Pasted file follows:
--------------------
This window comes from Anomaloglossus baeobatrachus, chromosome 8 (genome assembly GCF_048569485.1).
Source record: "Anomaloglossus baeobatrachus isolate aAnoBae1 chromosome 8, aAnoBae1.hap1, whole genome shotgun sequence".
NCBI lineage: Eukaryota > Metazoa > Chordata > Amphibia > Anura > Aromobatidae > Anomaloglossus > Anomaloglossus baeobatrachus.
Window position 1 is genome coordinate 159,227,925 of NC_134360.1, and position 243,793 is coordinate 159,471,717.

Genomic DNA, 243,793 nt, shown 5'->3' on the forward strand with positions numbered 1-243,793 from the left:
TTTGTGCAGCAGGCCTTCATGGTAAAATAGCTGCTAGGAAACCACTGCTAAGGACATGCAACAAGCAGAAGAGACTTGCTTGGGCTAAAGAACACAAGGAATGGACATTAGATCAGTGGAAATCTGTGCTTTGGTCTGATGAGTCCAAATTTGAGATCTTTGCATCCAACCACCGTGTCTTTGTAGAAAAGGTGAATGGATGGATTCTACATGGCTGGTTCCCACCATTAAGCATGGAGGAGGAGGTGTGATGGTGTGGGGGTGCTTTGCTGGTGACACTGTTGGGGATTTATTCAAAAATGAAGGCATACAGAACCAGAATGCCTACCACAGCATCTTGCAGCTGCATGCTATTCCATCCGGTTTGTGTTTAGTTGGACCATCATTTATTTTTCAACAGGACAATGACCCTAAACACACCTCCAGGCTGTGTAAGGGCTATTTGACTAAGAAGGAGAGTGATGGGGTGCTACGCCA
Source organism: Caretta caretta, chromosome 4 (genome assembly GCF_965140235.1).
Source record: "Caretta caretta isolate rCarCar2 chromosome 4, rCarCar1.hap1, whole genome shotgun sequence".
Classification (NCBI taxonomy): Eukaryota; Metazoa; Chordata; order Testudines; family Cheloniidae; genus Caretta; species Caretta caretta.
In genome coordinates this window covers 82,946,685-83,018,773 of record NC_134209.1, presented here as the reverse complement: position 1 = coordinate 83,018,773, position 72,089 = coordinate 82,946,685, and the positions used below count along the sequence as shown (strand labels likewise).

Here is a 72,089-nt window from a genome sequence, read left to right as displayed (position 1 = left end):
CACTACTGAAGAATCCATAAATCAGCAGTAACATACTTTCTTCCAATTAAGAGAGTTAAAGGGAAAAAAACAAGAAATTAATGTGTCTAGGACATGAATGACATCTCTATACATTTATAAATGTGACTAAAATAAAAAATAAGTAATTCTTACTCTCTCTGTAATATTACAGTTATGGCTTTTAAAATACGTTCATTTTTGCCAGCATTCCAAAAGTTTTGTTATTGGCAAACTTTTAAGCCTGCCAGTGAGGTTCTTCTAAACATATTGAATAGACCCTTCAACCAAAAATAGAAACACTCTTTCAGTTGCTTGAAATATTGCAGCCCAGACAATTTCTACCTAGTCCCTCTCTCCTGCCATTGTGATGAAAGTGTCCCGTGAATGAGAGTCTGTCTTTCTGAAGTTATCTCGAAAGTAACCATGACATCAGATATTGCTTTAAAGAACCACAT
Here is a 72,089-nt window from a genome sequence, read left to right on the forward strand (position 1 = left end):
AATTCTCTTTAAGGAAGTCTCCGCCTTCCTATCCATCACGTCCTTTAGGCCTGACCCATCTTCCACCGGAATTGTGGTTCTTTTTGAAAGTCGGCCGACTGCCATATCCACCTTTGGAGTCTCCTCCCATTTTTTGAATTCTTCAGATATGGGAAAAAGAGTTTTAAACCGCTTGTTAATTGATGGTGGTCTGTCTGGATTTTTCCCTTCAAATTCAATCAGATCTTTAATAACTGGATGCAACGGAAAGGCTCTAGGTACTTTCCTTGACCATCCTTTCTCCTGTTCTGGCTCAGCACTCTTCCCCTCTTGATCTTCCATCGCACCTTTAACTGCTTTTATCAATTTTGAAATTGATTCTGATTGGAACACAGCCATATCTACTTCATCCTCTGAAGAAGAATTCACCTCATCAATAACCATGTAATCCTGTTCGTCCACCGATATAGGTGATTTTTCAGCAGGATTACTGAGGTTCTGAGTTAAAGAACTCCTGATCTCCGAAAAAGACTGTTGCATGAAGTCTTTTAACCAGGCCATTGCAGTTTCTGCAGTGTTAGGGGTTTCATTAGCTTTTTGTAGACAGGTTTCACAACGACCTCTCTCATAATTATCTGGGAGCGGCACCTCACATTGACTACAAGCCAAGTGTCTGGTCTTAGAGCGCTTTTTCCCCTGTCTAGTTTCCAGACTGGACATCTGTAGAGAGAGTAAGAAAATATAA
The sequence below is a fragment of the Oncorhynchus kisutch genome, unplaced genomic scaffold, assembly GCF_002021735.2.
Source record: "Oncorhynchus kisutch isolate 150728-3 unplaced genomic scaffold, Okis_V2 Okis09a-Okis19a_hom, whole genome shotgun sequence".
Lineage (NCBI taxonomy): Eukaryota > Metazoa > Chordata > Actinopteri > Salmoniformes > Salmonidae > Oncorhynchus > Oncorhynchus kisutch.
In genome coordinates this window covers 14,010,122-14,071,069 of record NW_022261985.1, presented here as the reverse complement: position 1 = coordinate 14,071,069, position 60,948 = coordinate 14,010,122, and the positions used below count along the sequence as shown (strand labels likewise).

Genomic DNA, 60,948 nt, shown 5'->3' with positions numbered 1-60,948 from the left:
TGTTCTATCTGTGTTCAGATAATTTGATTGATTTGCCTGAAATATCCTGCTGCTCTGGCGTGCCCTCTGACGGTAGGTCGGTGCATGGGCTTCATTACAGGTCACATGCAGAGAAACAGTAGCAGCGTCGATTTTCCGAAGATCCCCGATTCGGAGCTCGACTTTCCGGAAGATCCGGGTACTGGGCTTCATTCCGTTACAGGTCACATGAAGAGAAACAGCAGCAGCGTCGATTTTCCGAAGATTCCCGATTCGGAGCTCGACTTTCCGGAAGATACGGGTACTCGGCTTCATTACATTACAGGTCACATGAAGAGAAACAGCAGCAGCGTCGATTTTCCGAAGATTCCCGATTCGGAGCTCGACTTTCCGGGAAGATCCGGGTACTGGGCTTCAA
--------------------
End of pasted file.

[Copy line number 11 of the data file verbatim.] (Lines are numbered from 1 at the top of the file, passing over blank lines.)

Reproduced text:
Here is a 72,089-nt window from a genome sequence, read left to right as displayed (position 1 = left end):